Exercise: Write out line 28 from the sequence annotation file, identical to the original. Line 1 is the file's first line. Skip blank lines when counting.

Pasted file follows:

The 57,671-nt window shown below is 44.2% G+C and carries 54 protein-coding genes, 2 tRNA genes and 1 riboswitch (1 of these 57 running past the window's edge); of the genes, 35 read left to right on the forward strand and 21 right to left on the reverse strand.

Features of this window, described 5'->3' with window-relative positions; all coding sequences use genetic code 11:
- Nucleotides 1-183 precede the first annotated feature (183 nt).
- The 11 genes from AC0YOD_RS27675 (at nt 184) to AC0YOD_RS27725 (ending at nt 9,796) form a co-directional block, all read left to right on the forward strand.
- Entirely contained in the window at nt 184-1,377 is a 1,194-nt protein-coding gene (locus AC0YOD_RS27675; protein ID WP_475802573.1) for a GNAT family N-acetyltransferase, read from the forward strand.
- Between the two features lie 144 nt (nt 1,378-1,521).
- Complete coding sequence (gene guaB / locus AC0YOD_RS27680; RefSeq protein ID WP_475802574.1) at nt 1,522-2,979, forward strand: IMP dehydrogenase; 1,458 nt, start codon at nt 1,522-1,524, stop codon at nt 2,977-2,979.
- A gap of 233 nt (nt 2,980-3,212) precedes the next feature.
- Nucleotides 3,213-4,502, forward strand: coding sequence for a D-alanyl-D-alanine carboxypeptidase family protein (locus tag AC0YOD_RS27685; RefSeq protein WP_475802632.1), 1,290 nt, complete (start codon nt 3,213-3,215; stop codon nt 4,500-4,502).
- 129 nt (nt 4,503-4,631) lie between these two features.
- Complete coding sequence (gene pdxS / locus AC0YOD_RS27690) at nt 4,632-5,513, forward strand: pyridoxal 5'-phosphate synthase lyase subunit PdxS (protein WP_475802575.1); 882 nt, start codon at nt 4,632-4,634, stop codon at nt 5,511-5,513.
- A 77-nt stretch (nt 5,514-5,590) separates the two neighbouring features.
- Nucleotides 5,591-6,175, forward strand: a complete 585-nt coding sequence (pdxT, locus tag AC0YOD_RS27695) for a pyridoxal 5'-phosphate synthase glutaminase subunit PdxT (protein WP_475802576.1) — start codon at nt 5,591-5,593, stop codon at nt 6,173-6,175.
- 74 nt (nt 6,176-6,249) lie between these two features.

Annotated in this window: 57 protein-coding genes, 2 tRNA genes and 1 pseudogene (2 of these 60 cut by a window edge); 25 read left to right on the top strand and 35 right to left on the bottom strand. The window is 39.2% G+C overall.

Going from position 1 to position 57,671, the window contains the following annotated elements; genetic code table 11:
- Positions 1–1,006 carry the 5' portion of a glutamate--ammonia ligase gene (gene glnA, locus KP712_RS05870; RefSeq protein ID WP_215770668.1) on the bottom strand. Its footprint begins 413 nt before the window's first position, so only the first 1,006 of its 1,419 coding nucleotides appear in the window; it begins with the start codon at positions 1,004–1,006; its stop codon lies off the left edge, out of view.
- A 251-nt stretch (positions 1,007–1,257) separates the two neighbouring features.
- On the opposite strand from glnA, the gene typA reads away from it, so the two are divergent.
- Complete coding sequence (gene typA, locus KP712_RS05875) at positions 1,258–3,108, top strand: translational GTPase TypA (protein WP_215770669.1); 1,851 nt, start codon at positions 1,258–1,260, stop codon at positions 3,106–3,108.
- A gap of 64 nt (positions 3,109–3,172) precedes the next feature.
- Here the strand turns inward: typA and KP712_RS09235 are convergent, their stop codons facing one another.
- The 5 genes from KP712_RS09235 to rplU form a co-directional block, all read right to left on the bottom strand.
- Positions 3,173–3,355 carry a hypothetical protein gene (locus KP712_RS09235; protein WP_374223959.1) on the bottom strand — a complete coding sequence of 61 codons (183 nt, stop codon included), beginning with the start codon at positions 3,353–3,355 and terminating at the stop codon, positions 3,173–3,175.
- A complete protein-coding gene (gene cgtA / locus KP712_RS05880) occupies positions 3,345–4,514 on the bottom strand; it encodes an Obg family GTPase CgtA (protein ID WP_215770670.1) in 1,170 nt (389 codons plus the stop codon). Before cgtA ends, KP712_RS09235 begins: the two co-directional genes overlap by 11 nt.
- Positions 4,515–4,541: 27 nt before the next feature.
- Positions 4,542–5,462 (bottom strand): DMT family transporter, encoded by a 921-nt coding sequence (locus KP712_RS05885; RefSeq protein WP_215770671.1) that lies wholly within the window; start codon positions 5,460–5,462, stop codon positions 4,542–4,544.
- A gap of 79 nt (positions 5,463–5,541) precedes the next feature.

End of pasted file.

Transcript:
- A gap of 79 nt (positions 5,463–5,541) precedes the next feature.